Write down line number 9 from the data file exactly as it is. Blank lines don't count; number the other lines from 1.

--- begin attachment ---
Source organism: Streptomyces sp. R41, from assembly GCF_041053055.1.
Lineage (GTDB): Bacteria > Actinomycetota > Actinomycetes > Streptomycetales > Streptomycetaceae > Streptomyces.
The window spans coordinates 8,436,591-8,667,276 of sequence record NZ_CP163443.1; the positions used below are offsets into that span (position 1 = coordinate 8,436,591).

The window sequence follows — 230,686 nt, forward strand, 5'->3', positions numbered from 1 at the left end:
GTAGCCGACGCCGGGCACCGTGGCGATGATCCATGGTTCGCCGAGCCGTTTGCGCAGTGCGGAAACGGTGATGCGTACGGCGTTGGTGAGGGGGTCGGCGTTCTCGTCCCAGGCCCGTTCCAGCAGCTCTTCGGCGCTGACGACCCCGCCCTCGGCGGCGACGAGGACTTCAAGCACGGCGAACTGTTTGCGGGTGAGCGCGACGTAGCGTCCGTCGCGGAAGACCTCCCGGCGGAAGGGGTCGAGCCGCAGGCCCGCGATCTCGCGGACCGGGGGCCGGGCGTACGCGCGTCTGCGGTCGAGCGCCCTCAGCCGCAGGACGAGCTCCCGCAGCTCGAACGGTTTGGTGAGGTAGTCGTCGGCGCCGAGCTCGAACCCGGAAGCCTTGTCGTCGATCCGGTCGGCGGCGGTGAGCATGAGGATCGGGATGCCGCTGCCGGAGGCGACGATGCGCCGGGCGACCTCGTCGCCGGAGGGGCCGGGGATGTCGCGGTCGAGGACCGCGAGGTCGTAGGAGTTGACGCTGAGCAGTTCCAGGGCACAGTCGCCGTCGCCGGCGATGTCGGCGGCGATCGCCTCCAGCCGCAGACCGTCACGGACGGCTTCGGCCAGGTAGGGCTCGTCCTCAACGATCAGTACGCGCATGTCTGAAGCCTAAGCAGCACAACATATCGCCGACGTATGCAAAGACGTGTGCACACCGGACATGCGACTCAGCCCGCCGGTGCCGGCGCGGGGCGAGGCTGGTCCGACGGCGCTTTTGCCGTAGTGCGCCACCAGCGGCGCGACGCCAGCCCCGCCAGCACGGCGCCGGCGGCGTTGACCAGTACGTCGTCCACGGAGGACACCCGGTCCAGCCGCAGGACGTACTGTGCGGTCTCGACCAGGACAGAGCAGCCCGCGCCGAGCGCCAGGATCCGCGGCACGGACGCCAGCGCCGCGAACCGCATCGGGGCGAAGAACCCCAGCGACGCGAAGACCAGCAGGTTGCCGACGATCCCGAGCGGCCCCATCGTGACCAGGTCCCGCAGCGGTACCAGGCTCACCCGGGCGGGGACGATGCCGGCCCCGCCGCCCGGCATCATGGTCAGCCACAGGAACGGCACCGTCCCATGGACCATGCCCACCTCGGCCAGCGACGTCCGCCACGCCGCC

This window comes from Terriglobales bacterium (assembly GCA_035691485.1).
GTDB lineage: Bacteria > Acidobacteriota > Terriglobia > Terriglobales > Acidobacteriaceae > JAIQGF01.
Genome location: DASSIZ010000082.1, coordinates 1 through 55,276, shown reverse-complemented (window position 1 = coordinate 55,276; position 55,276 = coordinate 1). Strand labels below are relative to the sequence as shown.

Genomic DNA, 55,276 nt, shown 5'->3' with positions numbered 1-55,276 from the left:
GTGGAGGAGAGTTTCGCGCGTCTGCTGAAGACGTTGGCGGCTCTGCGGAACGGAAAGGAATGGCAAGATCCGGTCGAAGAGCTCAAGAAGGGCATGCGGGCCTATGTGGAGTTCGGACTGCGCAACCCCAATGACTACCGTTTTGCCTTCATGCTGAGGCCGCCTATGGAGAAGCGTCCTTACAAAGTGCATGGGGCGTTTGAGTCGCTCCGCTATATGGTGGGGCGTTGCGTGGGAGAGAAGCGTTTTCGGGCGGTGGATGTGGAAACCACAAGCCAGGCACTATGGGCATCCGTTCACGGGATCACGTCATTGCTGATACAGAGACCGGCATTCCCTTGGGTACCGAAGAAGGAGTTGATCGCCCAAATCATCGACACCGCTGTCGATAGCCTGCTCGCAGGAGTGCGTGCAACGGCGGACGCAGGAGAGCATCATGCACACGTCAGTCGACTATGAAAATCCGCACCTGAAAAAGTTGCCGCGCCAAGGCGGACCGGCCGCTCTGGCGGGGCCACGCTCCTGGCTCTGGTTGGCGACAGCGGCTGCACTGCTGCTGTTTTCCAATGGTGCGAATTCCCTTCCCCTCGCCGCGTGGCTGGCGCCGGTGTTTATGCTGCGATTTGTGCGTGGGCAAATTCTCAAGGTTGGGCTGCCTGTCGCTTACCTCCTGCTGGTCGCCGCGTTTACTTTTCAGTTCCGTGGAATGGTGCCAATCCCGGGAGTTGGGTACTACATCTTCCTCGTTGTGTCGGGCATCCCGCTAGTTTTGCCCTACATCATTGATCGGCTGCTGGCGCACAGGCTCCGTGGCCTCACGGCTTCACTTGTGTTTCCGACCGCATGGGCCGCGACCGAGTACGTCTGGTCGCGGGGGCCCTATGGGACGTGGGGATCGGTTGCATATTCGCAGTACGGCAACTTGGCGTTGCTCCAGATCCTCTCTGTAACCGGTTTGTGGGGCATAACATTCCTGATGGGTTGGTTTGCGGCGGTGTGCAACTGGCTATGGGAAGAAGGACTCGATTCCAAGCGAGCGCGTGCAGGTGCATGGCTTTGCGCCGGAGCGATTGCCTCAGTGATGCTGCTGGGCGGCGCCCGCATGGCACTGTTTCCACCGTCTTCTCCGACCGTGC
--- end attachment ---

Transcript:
Genomic DNA, 55,276 nt, shown 5'->3' with positions numbered 1-55,276 from the left: